As more powerful apps hit the market and take advantage of the features in newer tablets, that will likely change. But for right now, there’s not ahuge performance app between a pretty good tablet like the Cruz T408 and a very good tablet like the Samsung Galaxy Tab 10.1.

The only thing about performance that is concerning about the Cruz T408 tablet is the battery life, Brad writes:

I only managed to get 4 hours and 1 minute of run time while streaming music from Pandora with the screen turned on and set to maximum brightness the whole time. Once the battery level dipped below 10 percent, the WiFi turned off and there was no way to turn it back on, so if you need internet access, you should probably subtract a few minutes from that estimate.

Performance for the price is good, but the display isn’t the best according to Brad Linder:

On the other hand, the 800 x 600 pixel display isn’t nearly as sharp as, say, the 800 x 480 pixel display on my smartphone. If you’re looking for a tablet with a high pixel density for great-looking photos or videos, you might want to look elsewhere.

The screen has a glossy finish and it will reflect some glare when used outdoors or under bright lighting — but it’s not that glossy and I found the tablet reasonably easy to use while sitting next to the window of a coffee shop and reading an eBook.

Brad Linder has a video review that includes demos of the tablet running various applications (even Netflix), moving through Android 2.3 Gingerbread, and doing general web browsing; also in the video review Brad goes over some quirks of using the Cruz T408 tablet over other Android tablets. You can check out the video review below.

Amazon’s Kindle Fire will be a better buy if you like Amazon’s services

Amazon Kindle Fire tablet and interface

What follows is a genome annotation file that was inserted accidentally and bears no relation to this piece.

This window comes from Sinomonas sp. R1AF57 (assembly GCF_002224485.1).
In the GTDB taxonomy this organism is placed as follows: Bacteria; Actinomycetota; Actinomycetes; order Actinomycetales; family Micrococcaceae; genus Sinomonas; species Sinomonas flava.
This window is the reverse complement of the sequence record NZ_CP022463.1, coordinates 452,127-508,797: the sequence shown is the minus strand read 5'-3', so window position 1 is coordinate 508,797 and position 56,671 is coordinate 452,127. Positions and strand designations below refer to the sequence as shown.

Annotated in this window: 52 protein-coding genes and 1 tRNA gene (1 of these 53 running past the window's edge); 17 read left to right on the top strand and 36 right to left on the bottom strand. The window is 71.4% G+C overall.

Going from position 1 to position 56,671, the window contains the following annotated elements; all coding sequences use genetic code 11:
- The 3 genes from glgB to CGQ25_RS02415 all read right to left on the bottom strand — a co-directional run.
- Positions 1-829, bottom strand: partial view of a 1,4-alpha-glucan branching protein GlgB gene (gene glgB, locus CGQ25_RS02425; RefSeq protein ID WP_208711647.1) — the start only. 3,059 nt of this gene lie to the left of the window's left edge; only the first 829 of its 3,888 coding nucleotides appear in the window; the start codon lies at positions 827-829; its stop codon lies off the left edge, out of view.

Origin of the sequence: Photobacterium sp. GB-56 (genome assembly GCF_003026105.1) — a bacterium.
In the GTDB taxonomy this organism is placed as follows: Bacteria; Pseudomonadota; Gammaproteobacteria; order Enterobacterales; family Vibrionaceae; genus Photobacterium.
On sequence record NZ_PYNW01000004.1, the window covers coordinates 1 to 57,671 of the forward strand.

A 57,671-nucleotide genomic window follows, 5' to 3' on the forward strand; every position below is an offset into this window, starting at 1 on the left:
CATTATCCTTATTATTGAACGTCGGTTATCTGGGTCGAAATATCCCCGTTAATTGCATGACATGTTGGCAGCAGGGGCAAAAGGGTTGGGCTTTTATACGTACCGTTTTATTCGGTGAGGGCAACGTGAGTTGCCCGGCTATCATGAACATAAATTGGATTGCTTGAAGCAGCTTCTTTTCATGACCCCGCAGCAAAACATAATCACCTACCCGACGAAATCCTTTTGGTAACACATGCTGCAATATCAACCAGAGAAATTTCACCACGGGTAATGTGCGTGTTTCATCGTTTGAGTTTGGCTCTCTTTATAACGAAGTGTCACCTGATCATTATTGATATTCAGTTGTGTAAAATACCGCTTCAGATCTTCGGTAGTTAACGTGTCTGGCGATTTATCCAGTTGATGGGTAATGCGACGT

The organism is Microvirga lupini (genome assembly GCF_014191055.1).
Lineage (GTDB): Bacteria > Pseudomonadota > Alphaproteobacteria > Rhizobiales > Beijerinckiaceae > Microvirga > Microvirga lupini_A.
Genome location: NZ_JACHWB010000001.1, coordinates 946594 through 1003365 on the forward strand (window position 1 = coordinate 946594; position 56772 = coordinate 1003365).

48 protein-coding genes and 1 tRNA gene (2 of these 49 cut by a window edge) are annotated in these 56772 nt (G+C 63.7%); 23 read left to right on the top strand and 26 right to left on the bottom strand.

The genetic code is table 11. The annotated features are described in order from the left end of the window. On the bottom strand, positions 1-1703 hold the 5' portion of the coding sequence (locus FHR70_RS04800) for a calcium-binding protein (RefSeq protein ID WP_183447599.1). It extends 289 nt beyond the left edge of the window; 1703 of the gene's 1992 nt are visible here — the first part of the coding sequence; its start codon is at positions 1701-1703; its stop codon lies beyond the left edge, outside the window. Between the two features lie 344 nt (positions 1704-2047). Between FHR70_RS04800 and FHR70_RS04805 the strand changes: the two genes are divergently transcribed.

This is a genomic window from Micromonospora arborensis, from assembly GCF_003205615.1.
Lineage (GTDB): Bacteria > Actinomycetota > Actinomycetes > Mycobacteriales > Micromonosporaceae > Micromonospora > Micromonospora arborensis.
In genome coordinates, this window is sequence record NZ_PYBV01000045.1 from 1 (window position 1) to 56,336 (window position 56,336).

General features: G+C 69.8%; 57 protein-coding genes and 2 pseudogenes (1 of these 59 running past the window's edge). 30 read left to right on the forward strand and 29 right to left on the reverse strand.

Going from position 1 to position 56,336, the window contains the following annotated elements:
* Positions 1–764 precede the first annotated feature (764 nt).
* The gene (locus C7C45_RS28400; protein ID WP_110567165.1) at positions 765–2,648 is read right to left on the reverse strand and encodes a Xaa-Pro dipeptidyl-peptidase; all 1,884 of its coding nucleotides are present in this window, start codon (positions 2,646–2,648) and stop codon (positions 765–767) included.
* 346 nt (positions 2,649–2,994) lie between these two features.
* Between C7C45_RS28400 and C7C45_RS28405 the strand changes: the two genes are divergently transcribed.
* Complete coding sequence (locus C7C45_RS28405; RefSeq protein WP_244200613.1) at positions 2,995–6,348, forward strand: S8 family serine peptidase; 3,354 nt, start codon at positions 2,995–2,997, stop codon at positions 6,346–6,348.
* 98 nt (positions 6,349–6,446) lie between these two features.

The Amazon Kindle Fire’s interface puts content at the forefront. Image: Amazon

The Velocity Micro Cruz T408 is a good tablet for the $199 you’ll pay for one, but it does get bested by the Amazon Kindle Fire in display quality and processing power. Amazon’s Kindle Fire tablet will be launching on November 15th in the U.S. (available for pre-orders now) with a 7-inch 1024 x 600 IPS LCD, a dual-core CPU, Wi-Fi, 8GB of internal storage and it’s going to cost you $199 just like the Cruz T408 does now.

Now the Amazon tablet won’t have cameras, a microSD slot, or a mini-USB like the Cruz T408 tablet does, and the Kindle Fire tablet won’t run a stock Android 2.3 Gingerbread OS like the Velocity Micro tablet either. Also the Amazon tablet is, by design, centered around Amazon’s services.

With the Kindle Fire you get cloud storage to expand your 8GB internal storage (you get unlimited storage for all your Amazon purchased content with the purchase of your $199 Kindle Fire), movie streaming (Amazon Prime –free months access with tablet purchase), e-books and digital magazines (Kindle books), music (Amazon MP3 and Cloud Drive), and web browsing (Silk Browser). Really if you’re an avid customer or you want to be the Kindle Fire will satisfy you in ways the Cruz T408 simply cannot.